Thursday, February 23, 2012

An Edible Drink Bottle - No Thanks, I've Lost My Appetite

Plenty of people take issue with the existence of single-use water bottles and the related disposal issues, so the recent announcement of an "edible drink bottle" being developed by a Harvard professor may seem like a real winner. There is nothing to dispose of - you can just eat the bottle when you are done. No waste, no garbage, no nothing to end up in the environment.

But before we all go out and invest in this technology, we need to review everything that a drink bottle does:.
  • It needs to seal the water in and all other contaminants out.
  • It needs to be made from materials that will not leach unsafe levels of chemicals into the water, or react with the water.
  • It needs to not have any structural failure:
    • during shipment from the bottles' manufacturer (who is often someone different than the company filling the bottle) to the filling plant
    • while it is in the filling equipment
    • while the bottle is put into
      • the secondary packaging (often shrinkwrap)
      • into the tertiary packaging (a cardboard box)
      • additional packaging (such as to secure it to a pallet)
    • or during shipment via (multiple) trucks or boats
    • while on the shelf or rack, particularly when multiple layers of filled bottles are stacked on top of it
    • during the "normal" lifespan that the consumer has it
    • Keep in mind that during shipment and in the hands of the consumer, the bottle can see temperature extremes from below freezing temperatures to 140 oF or more, as well as UV light which can degrade polymers. If there is structural failure, the water will leak from the bottle, requiring that at the very least, that bottle be thrown away or recycled. Keep in mind that that bottle's contents are then also wasted. Depending on the extent and location of the leaker, the cardboard packaging may be weakened so that handling the other bottles or even the pallet with a forklift may be a problem, and therefore many more bottles may end up being trashed.
  • The bottle needs to cost as little as possible.

  • The water can only diffuse very slowly through the bottle's walls. Once too much water has evaporated, the bottle no longer holds the volume stated on the label, say 500 ml. Now it's mislabeled, and cannot be sold, so into the wastestream it goes.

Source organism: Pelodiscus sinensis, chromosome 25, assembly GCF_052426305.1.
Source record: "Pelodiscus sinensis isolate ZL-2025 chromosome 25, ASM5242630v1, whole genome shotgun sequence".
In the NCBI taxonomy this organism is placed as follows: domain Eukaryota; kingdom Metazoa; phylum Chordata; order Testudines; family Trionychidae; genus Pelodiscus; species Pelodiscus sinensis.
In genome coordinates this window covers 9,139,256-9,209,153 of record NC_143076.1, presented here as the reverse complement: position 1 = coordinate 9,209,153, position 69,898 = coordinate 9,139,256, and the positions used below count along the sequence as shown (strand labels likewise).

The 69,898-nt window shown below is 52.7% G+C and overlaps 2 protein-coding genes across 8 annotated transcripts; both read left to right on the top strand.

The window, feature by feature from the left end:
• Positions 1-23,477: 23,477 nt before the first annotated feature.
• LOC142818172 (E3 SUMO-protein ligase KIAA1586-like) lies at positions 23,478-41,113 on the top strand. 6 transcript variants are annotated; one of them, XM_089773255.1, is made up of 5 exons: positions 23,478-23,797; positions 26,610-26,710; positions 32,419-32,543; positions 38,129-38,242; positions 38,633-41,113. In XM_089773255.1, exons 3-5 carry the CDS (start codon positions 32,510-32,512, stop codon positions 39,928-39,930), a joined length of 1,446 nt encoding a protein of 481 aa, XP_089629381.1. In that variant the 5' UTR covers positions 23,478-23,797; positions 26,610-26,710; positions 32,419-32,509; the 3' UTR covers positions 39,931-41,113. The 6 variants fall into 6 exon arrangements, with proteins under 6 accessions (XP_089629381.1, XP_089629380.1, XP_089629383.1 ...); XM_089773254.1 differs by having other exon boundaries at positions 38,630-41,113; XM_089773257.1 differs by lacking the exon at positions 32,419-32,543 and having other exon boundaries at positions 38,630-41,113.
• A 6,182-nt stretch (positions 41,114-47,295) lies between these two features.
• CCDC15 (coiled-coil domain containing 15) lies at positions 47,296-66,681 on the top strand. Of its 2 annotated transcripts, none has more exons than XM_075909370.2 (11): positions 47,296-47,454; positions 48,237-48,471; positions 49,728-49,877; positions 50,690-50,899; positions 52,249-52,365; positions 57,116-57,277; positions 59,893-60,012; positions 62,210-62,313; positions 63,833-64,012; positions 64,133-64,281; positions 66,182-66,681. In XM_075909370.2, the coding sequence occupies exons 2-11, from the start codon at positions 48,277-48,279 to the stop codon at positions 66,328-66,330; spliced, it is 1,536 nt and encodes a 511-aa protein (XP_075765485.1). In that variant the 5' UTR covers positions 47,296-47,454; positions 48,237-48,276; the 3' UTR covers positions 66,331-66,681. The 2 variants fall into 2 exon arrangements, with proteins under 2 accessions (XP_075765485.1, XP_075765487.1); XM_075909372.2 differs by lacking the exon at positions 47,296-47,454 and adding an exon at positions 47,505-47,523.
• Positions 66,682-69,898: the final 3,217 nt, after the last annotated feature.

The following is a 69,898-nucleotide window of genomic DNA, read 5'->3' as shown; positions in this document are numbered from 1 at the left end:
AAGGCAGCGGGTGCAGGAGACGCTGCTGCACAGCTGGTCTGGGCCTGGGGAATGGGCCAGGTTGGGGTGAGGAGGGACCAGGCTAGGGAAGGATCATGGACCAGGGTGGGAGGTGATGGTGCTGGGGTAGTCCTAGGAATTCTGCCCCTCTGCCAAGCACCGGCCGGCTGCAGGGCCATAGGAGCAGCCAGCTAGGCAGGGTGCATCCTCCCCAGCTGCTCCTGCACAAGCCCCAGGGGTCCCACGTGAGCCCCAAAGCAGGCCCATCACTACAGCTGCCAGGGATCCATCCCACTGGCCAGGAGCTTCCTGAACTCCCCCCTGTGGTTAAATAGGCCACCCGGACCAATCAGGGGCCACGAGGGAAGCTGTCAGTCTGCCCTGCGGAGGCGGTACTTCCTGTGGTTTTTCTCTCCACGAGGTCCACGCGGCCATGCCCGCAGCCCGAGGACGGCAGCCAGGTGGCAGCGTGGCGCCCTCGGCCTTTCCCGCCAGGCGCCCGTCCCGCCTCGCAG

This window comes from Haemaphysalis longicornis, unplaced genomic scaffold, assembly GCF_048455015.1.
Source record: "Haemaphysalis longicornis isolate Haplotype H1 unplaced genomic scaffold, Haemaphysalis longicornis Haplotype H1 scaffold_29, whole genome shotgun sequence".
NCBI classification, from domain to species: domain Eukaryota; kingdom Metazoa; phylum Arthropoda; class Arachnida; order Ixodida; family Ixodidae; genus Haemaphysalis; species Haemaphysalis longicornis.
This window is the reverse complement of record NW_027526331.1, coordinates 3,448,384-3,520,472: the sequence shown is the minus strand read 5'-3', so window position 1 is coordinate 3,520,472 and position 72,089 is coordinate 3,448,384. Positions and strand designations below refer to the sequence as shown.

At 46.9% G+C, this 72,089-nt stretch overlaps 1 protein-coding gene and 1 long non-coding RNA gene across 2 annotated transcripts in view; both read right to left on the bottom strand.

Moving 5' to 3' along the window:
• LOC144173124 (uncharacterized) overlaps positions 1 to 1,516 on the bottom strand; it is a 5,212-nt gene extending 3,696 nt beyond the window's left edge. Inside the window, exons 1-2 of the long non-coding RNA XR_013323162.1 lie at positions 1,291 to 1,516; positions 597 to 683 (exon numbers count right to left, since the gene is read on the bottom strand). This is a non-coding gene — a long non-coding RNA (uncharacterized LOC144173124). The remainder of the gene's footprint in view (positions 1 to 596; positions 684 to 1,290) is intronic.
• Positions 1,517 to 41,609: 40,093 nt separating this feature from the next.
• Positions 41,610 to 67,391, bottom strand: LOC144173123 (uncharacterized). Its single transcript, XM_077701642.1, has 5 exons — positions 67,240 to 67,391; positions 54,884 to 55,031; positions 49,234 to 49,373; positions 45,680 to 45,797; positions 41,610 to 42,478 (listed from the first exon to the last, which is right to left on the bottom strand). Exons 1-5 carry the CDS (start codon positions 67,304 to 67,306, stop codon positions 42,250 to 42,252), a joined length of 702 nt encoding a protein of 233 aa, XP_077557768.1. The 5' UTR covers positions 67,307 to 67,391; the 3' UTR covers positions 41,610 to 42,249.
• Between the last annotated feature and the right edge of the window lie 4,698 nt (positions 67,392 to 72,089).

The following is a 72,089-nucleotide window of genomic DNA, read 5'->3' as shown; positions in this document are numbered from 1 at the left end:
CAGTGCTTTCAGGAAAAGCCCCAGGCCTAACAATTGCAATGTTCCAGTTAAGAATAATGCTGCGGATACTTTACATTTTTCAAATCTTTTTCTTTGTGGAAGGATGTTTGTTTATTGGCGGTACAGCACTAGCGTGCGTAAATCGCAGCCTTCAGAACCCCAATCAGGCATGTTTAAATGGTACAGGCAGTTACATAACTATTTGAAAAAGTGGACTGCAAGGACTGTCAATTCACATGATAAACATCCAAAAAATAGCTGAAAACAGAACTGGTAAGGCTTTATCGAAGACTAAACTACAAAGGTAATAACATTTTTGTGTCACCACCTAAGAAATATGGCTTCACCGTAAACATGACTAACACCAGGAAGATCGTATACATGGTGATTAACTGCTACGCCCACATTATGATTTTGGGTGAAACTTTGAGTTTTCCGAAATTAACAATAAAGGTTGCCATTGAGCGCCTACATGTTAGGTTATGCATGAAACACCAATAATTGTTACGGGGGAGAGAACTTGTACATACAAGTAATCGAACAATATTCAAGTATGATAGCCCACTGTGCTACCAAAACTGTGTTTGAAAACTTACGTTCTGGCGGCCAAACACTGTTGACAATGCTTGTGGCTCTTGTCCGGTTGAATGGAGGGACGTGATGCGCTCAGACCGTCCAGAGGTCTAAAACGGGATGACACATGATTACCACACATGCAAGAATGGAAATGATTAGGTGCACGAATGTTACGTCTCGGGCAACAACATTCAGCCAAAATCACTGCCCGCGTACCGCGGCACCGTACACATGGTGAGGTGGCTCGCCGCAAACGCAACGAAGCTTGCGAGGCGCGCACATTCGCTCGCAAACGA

I think this list is a pretty daunting challenge for the new material. Nothing was mentioned about the strength of the new material nor the diffusivity of water and other liquids through it, but considering that it is described as a "membrane", it probably leaks like a sieve. I've done enough product development to know better than to expect detailed costs estimates at this point, but this new material will be expensive if for no other reason than it will have to be treated as a food item and that means a whole boatload of regulations need to be followed in the production of it that a simple PET bottle is exempt from. But the real limitation will be this: if the bottle is to be edible, then it will have to be kept clean and sanitary, just like all food is, and the only way to do that is to have additional packaging around the bottle and that pretty much defeats the whole purpose of the bottle, doesn't it? Unless a PET bottle is filthy, people give little regard to where it's been or who/what has touched it, but if you are going to be eating that bottle, then everything contacting it will be a concern. A coworker handing you a bottle would be just like that coworker handing you a donut - not the box of donuts, but a donut directly with their hands. Anybody still hungry for these bottles?






7 comments:

Anonymous said...

I see the only real competitor to plastic in bottles is paper lined with a sealant, much like milk in paper cartons. Boxed water is better.

John said...

The "sealants" (more properly called "barriers") can present problems with recycling the paper.

Eric F. Brown said...

Let's not forget that items humans consume can also be consumed by a variety of vermin, e.g., rats, locusts, and nasty microbiological organisms. Modern packaging protects us from many of these pathogens because they're inedible.
This sounds like a brainstorming idea that should have been cut from the list of things to do.

John said...

Eric,

I never even thought of that angle. Great of you to mention it.

Nicholas said...

They claim to have "significant water diffusional resistance", but I'd be interested to see how they quantified it. Still looking for more information, they don't seem to have published anything on it yet.

Anonymous said...

I'll preface this by saying I'm no chemist, just a bored 3rd shift cubicle jockey. But would sanitation be less of a concern if the bottle had to be "cooked" in order to be eaten? I'm envisioning a plastic bottle made from some sort of corn based plastic that when microwaved would "puff up" into something with a texture/flavor similar to a bugle corn chip.

John said...

Anonymous,

Clever idea, although cooking only "sanitizes" certain types of contamination (bacteria), and would do nothing for dirt (hair, soil particles...). A clever idea nonetheless.